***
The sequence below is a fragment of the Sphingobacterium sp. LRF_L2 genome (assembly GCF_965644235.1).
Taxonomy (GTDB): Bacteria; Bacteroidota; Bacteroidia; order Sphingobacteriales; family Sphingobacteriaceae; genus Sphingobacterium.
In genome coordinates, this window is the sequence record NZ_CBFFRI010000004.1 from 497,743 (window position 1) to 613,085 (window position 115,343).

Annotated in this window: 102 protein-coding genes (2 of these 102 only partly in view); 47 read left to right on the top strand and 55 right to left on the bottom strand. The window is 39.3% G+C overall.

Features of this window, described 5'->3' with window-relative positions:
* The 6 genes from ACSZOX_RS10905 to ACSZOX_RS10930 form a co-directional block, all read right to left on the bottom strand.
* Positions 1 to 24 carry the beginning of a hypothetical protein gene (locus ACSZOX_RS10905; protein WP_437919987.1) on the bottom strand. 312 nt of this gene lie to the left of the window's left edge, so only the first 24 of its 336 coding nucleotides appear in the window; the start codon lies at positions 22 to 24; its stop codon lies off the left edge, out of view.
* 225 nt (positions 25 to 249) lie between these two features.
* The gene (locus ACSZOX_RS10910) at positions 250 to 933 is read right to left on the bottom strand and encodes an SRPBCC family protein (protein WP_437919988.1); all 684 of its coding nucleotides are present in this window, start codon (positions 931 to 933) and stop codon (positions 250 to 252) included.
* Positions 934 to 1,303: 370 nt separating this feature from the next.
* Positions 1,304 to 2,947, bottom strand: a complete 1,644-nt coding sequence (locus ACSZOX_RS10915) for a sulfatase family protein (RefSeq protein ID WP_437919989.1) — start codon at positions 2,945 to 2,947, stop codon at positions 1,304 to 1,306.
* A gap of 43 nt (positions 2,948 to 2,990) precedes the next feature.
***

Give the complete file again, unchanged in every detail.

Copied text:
The sequence below is a fragment of the Sphingobacterium sp. LRF_L2 genome (assembly GCF_965644235.1).
Taxonomy (GTDB): Bacteria; Bacteroidota; Bacteroidia; order Sphingobacteriales; family Sphingobacteriaceae; genus Sphingobacterium.
In genome coordinates, this window is the sequence record NZ_CBFFRI010000004.1 from 497,743 (window position 1) to 613,085 (window position 115,343).

Annotated in this window: 102 protein-coding genes (2 of these 102 only partly in view); 47 read left to right on the top strand and 55 right to left on the bottom strand. The window is 39.3% G+C overall.

Features of this window, described 5'->3' with window-relative positions:
* The 6 genes from ACSZOX_RS10905 to ACSZOX_RS10930 form a co-directional block, all read right to left on the bottom strand.
* Positions 1 to 24 carry the beginning of a hypothetical protein gene (locus ACSZOX_RS10905; protein WP_437919987.1) on the bottom strand. 312 nt of this gene lie to the left of the window's left edge, so only the first 24 of its 336 coding nucleotides appear in the window; the start codon lies at positions 22 to 24; its stop codon lies off the left edge, out of view.
* 225 nt (positions 25 to 249) lie between these two features.
* The gene (locus ACSZOX_RS10910) at positions 250 to 933 is read right to left on the bottom strand and encodes an SRPBCC family protein (protein WP_437919988.1); all 684 of its coding nucleotides are present in this window, start codon (positions 931 to 933) and stop codon (positions 250 to 252) included.
* Positions 934 to 1,303: 370 nt separating this feature from the next.
* Positions 1,304 to 2,947, bottom strand: a complete 1,644-nt coding sequence (locus ACSZOX_RS10915) for a sulfatase family protein (RefSeq protein ID WP_437919989.1) — start codon at positions 2,945 to 2,947, stop codon at positions 1,304 to 1,306.
* A gap of 43 nt (positions 2,948 to 2,990) precedes the next feature.